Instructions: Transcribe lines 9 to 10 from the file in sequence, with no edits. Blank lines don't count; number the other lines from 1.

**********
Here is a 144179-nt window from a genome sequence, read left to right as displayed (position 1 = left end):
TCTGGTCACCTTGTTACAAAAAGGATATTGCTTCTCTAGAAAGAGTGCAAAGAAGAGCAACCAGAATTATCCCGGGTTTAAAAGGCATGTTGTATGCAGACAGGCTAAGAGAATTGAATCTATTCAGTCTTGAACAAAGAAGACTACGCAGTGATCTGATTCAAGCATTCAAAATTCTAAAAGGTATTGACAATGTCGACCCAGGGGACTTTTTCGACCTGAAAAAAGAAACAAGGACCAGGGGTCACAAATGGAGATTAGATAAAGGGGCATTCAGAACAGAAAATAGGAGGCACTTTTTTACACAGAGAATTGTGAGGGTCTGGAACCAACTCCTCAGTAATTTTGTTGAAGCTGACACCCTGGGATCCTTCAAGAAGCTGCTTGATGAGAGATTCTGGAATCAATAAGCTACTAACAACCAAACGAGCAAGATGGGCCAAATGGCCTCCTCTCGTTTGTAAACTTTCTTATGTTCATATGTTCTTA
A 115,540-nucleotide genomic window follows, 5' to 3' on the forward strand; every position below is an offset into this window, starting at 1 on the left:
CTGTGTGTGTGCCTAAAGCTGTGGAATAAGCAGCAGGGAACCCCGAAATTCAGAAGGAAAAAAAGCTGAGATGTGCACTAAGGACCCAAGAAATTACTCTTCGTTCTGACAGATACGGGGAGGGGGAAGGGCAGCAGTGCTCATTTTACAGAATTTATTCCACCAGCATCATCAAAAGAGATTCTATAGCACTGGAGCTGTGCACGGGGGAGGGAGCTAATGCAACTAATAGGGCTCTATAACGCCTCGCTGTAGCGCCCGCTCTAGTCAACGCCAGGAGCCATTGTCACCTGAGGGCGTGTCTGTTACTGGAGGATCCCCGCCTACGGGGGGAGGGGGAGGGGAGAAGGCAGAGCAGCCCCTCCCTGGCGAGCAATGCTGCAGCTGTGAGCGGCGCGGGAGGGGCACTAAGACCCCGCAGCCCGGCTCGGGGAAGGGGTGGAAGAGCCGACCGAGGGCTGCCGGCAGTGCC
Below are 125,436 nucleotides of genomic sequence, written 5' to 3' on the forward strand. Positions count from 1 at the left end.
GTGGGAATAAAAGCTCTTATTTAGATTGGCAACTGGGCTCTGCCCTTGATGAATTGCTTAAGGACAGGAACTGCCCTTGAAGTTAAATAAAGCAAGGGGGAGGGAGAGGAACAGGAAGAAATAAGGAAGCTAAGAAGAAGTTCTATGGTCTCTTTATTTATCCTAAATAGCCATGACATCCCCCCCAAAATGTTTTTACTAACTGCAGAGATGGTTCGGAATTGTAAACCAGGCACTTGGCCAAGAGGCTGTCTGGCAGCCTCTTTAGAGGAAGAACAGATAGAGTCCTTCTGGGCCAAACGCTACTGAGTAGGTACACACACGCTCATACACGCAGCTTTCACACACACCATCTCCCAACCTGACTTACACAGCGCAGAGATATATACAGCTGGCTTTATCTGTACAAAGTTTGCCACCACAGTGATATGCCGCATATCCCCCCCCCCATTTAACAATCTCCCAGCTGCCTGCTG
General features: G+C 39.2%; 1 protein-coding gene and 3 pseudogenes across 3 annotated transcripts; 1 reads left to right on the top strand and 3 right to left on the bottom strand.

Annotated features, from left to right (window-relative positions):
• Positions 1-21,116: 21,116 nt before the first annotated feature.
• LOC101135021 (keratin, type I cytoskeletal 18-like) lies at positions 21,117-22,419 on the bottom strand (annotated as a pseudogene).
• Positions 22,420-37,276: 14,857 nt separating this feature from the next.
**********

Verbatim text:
• Positions 1-21,116: 21,116 nt before the first annotated feature.
• LOC101135021 (keratin, type I cytoskeletal 18-like) lies at positions 21,117-22,419 on the bottom strand (annotated as a pseudogene).